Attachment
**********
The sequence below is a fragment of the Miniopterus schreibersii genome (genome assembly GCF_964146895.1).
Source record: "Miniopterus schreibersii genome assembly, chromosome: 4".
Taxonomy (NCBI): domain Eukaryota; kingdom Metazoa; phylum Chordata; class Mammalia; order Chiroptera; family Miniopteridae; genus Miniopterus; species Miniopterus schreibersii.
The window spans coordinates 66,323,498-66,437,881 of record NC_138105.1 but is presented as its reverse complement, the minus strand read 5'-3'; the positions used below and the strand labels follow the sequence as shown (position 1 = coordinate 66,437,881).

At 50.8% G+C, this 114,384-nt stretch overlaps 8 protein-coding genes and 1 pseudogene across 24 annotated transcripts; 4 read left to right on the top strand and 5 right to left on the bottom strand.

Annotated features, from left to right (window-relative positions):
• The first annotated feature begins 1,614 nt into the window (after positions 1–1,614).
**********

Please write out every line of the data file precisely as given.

The sequence below is a fragment of the Miniopterus schreibersii genome (genome assembly GCF_964146895.1).
Source record: "Miniopterus schreibersii genome assembly, chromosome: 4".
Taxonomy (NCBI): domain Eukaryota; kingdom Metazoa; phylum Chordata; class Mammalia; order Chiroptera; family Miniopteridae; genus Miniopterus; species Miniopterus schreibersii.
The window spans coordinates 66,323,498-66,437,881 of record NC_138105.1 but is presented as its reverse complement, the minus strand read 5'-3'; the positions used below and the strand labels follow the sequence as shown (position 1 = coordinate 66,437,881).

At 50.8% G+C, this 114,384-nt stretch overlaps 8 protein-coding genes and 1 pseudogene across 24 annotated transcripts; 4 read left to right on the top strand and 5 right to left on the bottom strand.

Annotated features, from left to right (window-relative positions):
• The first annotated feature begins 1,614 nt into the window (after positions 1–1,614).